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All, I have an installation of openSUSE 10.3 that's been set up with a significant number of applications and data, all working on a Microsoft Virtual PC virtual machine. However, ...
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  1. #1
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    Question Cannot boot SuSE 10.3 after convert VirtPC to VMware


    All, I have an installation of openSUSE 10.3 that's been set up with a significant number of applications and data, all working on a Microsoft Virtual PC virtual machine. However, M$VPC is kind of quirky and doesn't have good networking capabilities, so I desire to move this to VMware, a platform I trust and know well.

    I have tried to convert this via VMware converter 3.0.3 (latest as of this writing), and it went along fairly well, but I cannot seem to boot the resultant image. When booting, the openSUSE machine allows me to select openSUSE or Failsafe mode (as normal), and then seems to hang for either option. When I press Escape, the following messages seem to indicate the problem (or maybe just a part of it):
    > Trying manual resume from /dev/sda1
    > resume device /dev/sda1 not found (ignoring)
    > Waiting for device /dev/disk/by-id/scsi-SATA_Virtual_HD-part to appear: . . . Could not find /dev/disk/by-id/scsi-SATA_Virtual_HD-part2.
    > Want me to fall back to /dev/disk/by-id/scsi-SATA_Virtual_HD-part2? (Y/n)

    Neither Y nor N response to this seems to bypass the problem, so I searched and found this Novell support article via Google: Lock, Stock and Barrel: Moving SUSE Linux Enterprise to a new Machine | Novell User Communities

    That helped assure me that the disks can be read, however the result of following those instructions was that I got a new error when doing mkinitrd ("Failed to open dir /sys/block at /usr/lib/perl5/vendor_perl/5.8.8/Bootloader/Tools.pm line 280.") ... and the boot process does not change.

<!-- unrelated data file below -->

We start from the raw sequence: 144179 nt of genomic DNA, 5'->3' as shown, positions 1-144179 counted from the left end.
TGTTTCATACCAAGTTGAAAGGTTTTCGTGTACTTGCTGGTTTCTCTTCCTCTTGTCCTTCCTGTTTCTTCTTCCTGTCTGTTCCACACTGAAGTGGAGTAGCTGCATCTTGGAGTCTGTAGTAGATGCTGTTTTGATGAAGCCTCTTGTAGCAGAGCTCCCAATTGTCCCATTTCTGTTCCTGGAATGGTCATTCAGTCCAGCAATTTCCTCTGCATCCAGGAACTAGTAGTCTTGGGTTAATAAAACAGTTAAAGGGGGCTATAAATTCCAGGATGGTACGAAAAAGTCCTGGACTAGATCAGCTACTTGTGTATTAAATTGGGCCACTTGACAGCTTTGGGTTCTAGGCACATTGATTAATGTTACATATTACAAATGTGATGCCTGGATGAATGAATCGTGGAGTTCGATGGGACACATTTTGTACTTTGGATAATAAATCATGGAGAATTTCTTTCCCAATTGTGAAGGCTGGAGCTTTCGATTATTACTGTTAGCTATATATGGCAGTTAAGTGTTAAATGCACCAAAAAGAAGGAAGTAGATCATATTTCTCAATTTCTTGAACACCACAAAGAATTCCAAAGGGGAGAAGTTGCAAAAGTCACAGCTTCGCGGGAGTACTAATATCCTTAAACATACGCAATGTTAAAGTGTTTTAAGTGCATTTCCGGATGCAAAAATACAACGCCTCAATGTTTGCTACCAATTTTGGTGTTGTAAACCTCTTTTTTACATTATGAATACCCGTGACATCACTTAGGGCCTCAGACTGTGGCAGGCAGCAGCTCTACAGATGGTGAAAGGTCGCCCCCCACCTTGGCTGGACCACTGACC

Any clues what else I might try in order to effect this migration? I'd also be willing to go through some other migration process to move the data/applications/configurations to vmware (or to physical machine), but I have not found any help for that via internet searches.

    Desperatly Seeking SuSE.

  2. #2
    Linux Guru gogalthorp's Avatar
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    VM's normally require or at least recommend special drivers for the guest OS. Simply taking the image from one VM to another even doing a "conversion" may require removing the drivers first. Just a thought. I think it would be easier to simply reinstall the OS in the new VMware VM.


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    Thanks for your reply; I appreciate it.

    Do you have a recommendation for ensuring the same OS products are installed, at least? I have found reference to autoyast, but have not seen how to build an autoyast configuration. And there may be other methods. Looking for general advice.

    Regards,
    D

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  5. #4
    Linux Guru gogalthorp's Avatar
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    Don't know what you mean by OS products???

    If you mean the configuration ie the Applications and configuration. It would need to be re done as per the specifications. What no specifications

    Wing it. Do a best guess of the configuration and adjust as you come up short. And write out the specs this time.

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    Sorry. I don't subscribe to the Microsoft-style standard "Try this and see if it will work" approach to problem resolution. I will find another way, or scratch the project.

    But I do appreciate the advice, and the willingness to help.

  7. #6
    Linux Guru gogalthorp's Avatar
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    If you don't have specifications then you are winging it already.

    If you have specifications then all is good and it should be no problem at all to install a new system according to those specs.

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    I have decided to use rpm -qa | sort > /path/some-file on both systems... diff will tell me where the differences lie, and I can document the desired state while correcting the target platform manually. Then it's a matter of what's in /etc (mostly), which is relatively benign in this case.

    It may not be ideal, but it sure beats the guess that was suggested above! (OK, I guess that's an opinion.)

    D

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